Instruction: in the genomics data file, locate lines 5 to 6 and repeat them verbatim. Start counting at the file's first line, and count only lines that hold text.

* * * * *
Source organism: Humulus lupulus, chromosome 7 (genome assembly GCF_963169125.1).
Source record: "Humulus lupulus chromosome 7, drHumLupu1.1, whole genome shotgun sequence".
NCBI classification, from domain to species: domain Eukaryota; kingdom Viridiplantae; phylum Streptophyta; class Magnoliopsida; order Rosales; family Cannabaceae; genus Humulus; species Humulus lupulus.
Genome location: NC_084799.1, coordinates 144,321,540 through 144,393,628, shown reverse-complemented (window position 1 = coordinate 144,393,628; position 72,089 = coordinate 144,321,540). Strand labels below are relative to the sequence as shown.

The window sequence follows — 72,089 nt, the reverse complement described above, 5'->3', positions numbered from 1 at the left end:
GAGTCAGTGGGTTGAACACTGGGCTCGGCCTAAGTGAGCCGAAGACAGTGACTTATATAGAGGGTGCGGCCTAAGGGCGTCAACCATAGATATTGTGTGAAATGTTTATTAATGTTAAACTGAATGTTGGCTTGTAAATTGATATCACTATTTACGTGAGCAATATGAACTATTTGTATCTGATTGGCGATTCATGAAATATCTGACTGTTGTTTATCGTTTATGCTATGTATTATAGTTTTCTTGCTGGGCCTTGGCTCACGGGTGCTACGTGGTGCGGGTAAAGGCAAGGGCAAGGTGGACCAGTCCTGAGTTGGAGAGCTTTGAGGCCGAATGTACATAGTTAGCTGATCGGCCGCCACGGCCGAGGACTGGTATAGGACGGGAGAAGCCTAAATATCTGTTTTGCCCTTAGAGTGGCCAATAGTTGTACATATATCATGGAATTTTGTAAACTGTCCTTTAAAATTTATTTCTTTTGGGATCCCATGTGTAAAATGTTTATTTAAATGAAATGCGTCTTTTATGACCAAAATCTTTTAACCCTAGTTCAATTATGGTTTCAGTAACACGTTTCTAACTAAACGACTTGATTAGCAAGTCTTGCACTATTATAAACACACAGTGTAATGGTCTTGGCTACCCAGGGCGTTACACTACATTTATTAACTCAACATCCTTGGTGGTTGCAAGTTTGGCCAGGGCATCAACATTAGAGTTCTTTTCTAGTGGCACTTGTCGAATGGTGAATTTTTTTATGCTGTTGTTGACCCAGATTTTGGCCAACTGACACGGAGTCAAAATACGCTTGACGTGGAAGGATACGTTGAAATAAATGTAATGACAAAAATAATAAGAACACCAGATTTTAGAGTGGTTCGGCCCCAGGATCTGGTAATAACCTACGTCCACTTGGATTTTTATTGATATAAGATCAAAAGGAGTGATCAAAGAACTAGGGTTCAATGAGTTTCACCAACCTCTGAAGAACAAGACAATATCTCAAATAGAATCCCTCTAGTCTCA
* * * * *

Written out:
The window sequence follows — 72,089 nt, the reverse complement described above, 5'->3', positions numbered from 1 at the left end:
GAGTCAGTGGGTTGAACACTGGGCTCGGCCTAAGTGAGCCGAAGACAGTGACTTATATAGAGGGTGCGGCCTAAGGGCGTCAACCATAGATATTGTGTGAAATGTTTATTAATGTTAAACTGAATGTTGGCTTGTAAATTGATATCACTATTTACGTGAGCAATATGAACTATTTGTATCTGATTGGCGATTCATGAAATATCTGACTGTTGTTTATCGTTTATGCTATGTATTATAGTTTTCTTGCTGGGCCTTGGCTCACGGGTGCTACGTGGTGCGGGTAAAGGCAAGGGCAAGGTGGACCAGTCCTGAGTTGGAGAGCTTTGAGGCCGAATGTACATAGTTAGCTGATCGGCCGCCACGGCCGAGGACTGGTATAGGACGGGAGAAGCCTAAATATCTGTTTTGCCCTTAGAGTGGCCAATAGTTGTACATATATCATGGAATTTTGTAAACTGTCCTTTAAAATTTATTTCTTTTGGGATCCCATGTGTAAAATGTTTATTTAAATGAAATGCGTCTTTTATGACCAAAATCTTTTAACCCTAGTTCAATTATGGTTTCAGTAACACGTTTCTAACTAAACGACTTGATTAGCAAGTCTTGCACTATTATAAACACACAGTGTAATGGTCTTGGCTACCCAGGGCGTTACACTACATTTATTAACTCAACATCCTTGGTGGTTGCAAGTTTGGCCAGGGCATCAACATTAGAGTTCTTTTCTAGTGGCACTTGTCGAATGGTGAATTTTTTTATGCTGTTGTTGACCCAGATTTTGGCCAACTGACACGGAGTCAAAATACGCTTGACGTGGAAGGATACGTTGAAATAAATGTAATGACAAAAATAATAAGAACACCAGATTTTAGAGTGGTTCGGCCCCAGGATCTGGTAATAACCTACGTCCACTTGGATTTTTATTGATATAAGATCAAAAGGAGTGATCAAAGAACTAGGGTTCAATGAGTTTCACCAACCTCTGAAGAACAAGACAATATCTCAAATAGAATCCCTCTAGTCTCA